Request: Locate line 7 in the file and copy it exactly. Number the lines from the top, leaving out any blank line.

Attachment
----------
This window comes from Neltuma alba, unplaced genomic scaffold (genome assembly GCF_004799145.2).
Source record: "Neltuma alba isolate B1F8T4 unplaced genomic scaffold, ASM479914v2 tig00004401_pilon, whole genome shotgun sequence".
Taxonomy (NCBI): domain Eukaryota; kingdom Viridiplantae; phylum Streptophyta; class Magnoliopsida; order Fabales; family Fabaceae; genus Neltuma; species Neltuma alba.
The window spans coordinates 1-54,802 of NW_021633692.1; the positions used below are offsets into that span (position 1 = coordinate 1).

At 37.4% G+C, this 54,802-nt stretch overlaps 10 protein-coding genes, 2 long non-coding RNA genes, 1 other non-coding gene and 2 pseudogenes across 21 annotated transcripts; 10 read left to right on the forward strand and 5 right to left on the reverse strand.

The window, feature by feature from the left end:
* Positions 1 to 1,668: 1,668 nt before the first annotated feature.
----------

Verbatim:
* Positions 1 to 1,668: 1,668 nt before the first annotated feature.